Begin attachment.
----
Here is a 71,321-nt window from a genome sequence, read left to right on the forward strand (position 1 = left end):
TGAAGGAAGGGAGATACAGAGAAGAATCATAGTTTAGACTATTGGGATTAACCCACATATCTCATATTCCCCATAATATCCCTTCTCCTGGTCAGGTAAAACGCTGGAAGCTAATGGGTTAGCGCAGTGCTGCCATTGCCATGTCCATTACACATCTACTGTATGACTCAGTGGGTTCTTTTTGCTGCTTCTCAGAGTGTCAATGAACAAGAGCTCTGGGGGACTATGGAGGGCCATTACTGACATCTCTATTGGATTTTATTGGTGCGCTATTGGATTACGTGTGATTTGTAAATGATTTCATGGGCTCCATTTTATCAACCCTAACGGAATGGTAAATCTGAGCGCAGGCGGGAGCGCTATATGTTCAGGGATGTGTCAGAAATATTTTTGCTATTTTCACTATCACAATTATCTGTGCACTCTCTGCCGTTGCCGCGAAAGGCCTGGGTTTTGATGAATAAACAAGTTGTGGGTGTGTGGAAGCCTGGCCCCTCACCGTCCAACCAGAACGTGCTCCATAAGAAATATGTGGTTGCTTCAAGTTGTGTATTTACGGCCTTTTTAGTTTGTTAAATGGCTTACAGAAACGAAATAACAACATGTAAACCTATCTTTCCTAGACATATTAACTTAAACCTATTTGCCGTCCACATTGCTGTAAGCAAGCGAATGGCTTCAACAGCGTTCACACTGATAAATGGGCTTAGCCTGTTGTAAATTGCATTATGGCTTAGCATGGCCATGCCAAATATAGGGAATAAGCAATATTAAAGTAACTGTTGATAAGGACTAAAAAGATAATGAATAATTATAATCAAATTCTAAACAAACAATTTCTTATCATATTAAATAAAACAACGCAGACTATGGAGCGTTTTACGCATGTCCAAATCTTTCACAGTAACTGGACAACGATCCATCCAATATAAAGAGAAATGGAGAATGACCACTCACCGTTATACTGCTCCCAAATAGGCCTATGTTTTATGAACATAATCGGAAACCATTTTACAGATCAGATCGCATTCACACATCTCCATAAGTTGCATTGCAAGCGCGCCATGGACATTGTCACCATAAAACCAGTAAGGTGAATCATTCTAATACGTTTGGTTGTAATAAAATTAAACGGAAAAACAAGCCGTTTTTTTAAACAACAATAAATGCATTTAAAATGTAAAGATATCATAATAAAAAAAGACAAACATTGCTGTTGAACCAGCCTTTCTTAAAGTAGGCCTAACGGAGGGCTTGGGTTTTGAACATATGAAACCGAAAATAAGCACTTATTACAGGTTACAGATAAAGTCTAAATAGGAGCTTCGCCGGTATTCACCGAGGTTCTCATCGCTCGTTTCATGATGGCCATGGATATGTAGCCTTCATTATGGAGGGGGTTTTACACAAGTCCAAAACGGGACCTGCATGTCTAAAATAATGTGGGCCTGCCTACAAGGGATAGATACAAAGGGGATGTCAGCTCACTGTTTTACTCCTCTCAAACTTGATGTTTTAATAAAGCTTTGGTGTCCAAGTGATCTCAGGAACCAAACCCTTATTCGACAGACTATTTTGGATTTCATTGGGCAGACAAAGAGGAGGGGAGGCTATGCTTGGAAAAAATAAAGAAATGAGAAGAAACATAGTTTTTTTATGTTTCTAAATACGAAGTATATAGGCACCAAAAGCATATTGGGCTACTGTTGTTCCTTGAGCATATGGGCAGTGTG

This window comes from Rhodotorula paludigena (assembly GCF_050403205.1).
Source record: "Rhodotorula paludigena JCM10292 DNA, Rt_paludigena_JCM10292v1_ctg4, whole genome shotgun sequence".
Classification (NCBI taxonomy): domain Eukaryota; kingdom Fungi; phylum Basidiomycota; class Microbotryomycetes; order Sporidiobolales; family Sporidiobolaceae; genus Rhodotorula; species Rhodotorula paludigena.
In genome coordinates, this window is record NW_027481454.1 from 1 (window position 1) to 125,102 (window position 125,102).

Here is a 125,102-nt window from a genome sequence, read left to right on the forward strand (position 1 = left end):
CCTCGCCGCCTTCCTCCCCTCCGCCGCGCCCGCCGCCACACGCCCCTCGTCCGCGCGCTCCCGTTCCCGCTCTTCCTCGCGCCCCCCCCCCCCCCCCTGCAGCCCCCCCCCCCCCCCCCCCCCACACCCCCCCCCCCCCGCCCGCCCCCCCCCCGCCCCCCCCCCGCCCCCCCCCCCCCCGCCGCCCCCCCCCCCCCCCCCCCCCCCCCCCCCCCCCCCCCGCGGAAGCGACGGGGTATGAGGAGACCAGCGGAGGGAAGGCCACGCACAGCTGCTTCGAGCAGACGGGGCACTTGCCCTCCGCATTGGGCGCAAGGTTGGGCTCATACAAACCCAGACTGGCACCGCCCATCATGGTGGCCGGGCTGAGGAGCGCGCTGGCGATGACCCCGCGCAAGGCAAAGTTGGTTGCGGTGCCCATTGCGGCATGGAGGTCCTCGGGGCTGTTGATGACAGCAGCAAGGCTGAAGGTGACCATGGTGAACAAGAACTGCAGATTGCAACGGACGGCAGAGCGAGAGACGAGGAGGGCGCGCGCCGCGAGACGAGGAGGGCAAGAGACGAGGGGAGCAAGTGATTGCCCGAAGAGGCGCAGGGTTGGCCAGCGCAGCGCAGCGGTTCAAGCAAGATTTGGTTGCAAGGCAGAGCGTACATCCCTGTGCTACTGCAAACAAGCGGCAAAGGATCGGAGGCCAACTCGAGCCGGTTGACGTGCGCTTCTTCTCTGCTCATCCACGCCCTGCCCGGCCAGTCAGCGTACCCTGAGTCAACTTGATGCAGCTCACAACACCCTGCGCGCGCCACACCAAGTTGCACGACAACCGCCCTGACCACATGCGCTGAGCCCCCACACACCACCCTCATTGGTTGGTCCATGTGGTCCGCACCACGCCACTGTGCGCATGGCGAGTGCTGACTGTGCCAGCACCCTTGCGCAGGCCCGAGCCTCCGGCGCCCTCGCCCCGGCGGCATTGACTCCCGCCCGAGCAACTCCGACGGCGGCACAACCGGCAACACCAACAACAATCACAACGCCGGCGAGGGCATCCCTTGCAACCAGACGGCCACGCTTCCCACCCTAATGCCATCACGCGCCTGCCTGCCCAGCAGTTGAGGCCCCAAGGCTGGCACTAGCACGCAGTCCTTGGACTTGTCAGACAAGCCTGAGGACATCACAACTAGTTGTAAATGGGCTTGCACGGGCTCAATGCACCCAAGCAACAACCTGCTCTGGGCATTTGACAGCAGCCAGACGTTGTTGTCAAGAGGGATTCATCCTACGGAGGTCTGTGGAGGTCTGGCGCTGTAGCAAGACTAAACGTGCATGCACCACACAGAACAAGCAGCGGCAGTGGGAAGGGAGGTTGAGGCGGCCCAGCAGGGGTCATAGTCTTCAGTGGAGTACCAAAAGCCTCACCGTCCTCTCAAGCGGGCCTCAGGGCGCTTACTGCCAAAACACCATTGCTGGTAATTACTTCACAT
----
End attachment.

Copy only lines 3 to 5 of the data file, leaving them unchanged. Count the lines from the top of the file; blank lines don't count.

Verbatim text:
This window comes from Rhodotorula paludigena (assembly GCF_050403205.1).
Source record: "Rhodotorula paludigena JCM10292 DNA, Rt_paludigena_JCM10292v1_ctg4, whole genome shotgun sequence".
Classification (NCBI taxonomy): domain Eukaryota; kingdom Fungi; phylum Basidiomycota; class Microbotryomycetes; order Sporidiobolales; family Sporidiobolaceae; genus Rhodotorula; species Rhodotorula paludigena.